August 2016
Volume 16, Issue 12
Open Access
Vision Sciences Society Annual Meeting Abstract  |   September 2016
Do children with Autism Spectrum Disorder perceive emotional faces differently?
Author Affiliations
  • Sandra Utz
    Department of General Psychology & Methodology, University of Bamberg
  • Claus Carbon
    Department of General Psychology & Methodology, University of Bamberg
Journal of Vision September 2016, Vol.16, 486. doi:10.1167/16.12.486
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      Sandra Utz, Claus Carbon; Do children with Autism Spectrum Disorder perceive emotional faces differently? . Journal of Vision 2016;16(12):486. doi: 10.1167/16.12.486.

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      © ARVO (1962-2015); The Authors (2016-present)

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Abstract

Regarding potential differences of people with Autism Spectrum Disorders (ASD) in processing (emotional) faces, results are ambiguous. Some studies have shown differences when faces are presented in different orientations (upright, inverted) or with different emotions, some failed to do so (e.g., Rosset et al., 2008). Quite consistently, research has revealed higher reaction times (RTs) for participants with ASD when facial emotions had to be recognized (e.g., Van Geest et al., 2002) and no difference in sensitivity to the Thatcher illusion (e.g., Rouse et al., 2004). We wanted to investigate and clarify if the combination of orientation (upright/inverted), Thatcherisation (yes/no) and emotion (neutral/happy/sad) influence the perception of faces (RTs and accuracy of oddness ratings) differently in a group of children with ASD (N = 10; Mage = 12.3 years; SDage = 3.0) and an age- and IQ-matched control group (CG; N = 17; Mage = 12.2 years; SDage = 1.0). Participants had to evaluate 192 faces according to their oddness (instead of grotesqueness because the concept of oddness was more comprehensible for 12 years old boys). Consistent with previous results, the ASD group was substantially slower compared to controls (M = 1341.2 ms; SD = 636.2 vs. M = 986.9 ms; SD = 241.8; F(1,25)=4.94, p=.04, ╬Ěp2 = .17), which might indicate simpler facial processing strategies in people with ASD, e.g. by focusing on more featural aspects of faces. The ASD group reveals a considerably bigger drop in performance for inverted compared to upright faces (23% vs. 15%, p < .001) compared to the CG and significantly more correct responses to happy (M = 80.2%; SD = 20.2) compared to sad (M = 66.0%; SD = 23.2) or neutral faces (M = 68.5%; SD = 19.7), whereas there is no such difference in the CG. Our data display a further step towards a comprehensive understanding of ASD.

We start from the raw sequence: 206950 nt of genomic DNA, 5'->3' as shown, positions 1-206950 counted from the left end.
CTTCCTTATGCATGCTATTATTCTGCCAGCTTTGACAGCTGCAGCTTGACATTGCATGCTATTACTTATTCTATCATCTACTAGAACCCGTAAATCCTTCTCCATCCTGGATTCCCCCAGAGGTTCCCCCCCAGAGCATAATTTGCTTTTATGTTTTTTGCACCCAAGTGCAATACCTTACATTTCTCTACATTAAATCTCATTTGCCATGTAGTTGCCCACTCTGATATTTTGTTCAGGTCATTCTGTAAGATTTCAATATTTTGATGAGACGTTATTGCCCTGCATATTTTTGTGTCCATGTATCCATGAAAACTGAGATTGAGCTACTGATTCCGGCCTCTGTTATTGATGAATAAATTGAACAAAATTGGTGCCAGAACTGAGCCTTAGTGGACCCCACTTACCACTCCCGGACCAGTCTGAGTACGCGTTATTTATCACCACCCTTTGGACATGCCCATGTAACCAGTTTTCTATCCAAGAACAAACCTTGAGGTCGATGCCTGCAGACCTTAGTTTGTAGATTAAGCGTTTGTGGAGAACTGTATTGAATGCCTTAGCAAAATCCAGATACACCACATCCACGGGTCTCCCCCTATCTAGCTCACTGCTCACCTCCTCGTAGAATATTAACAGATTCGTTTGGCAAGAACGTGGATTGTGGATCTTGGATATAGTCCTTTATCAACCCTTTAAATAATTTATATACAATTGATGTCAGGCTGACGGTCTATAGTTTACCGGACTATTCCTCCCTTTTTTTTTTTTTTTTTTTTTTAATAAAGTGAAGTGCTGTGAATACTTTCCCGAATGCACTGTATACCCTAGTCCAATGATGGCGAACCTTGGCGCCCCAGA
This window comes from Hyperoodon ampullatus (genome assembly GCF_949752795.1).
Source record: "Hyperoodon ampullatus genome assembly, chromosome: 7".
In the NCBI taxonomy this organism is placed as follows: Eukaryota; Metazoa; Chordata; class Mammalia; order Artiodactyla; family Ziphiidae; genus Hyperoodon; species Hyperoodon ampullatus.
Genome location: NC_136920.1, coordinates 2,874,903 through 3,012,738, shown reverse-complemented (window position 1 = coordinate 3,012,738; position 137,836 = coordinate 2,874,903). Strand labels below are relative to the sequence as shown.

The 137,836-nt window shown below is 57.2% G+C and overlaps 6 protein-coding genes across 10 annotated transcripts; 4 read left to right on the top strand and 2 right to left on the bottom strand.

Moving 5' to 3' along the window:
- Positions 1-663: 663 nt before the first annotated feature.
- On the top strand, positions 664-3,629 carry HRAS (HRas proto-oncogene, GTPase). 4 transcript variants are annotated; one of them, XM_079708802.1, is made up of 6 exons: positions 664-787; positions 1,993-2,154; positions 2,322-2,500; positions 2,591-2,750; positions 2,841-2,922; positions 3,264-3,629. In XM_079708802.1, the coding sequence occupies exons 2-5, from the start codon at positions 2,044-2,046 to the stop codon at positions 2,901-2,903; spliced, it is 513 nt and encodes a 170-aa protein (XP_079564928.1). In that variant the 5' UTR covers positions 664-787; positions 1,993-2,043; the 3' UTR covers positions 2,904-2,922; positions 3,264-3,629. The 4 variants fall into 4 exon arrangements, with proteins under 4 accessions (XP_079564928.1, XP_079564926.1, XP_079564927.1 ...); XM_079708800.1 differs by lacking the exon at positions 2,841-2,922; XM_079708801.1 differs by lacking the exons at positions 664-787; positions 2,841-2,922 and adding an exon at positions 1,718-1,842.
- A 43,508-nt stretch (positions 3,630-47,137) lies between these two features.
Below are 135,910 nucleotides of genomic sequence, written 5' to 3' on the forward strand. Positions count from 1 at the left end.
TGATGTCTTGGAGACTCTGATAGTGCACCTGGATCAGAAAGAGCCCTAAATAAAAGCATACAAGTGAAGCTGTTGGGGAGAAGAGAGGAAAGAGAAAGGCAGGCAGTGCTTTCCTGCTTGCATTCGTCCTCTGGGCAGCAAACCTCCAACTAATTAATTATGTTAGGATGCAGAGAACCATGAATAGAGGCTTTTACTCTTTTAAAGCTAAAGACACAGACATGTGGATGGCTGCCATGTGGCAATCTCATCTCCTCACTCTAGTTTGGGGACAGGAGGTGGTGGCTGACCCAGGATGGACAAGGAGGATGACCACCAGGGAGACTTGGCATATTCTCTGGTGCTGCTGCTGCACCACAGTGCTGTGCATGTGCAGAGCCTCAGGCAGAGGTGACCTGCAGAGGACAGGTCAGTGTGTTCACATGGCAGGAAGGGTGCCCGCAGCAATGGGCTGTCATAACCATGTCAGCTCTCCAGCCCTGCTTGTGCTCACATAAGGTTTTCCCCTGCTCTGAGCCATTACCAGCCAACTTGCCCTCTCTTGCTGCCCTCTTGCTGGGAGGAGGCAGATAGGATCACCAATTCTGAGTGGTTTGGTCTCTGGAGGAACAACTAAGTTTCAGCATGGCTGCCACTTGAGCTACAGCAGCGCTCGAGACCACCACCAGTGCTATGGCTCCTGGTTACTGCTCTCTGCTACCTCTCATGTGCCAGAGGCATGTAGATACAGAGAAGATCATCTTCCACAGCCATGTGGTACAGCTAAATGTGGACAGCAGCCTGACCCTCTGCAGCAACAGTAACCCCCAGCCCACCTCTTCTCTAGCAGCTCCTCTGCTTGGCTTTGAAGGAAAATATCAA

Meeting abstract presented at VSS 2016

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